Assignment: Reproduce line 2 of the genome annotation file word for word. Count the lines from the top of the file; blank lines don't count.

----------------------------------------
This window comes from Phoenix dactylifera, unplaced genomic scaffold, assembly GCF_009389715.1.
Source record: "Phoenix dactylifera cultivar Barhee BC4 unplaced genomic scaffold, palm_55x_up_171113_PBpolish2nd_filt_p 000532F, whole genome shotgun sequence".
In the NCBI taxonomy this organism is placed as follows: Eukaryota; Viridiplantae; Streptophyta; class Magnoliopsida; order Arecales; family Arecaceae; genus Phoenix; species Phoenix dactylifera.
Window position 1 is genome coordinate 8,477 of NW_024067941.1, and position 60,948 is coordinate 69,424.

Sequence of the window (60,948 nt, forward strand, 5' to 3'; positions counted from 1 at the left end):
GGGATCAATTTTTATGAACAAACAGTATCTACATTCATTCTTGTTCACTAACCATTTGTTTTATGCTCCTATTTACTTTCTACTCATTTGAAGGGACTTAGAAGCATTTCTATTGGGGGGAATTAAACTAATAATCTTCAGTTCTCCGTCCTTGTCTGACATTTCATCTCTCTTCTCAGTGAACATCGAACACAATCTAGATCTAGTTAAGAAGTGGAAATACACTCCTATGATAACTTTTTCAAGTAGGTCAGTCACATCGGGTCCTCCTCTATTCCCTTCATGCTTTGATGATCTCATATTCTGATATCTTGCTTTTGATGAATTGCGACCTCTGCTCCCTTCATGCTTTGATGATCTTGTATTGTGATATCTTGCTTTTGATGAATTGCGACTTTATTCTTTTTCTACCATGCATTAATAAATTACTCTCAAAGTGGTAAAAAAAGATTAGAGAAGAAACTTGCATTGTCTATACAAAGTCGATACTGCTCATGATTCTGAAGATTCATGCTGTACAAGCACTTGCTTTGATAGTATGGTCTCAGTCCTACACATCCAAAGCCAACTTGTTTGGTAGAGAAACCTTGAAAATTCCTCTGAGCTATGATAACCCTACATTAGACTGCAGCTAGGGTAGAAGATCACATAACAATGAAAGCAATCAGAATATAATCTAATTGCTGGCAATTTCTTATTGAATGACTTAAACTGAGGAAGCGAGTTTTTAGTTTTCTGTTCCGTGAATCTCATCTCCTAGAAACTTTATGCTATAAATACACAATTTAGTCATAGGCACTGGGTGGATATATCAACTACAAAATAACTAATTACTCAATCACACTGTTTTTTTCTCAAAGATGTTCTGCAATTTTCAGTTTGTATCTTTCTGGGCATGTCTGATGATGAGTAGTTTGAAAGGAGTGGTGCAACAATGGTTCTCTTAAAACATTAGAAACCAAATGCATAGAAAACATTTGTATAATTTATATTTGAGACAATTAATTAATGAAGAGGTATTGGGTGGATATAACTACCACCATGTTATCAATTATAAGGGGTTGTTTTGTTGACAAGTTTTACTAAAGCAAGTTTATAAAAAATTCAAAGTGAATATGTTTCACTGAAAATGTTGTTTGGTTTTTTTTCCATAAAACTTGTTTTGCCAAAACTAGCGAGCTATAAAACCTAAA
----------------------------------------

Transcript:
Source record: "Phoenix dactylifera cultivar Barhee BC4 unplaced genomic scaffold, palm_55x_up_171113_PBpolish2nd_filt_p 000532F, whole genome shotgun sequence".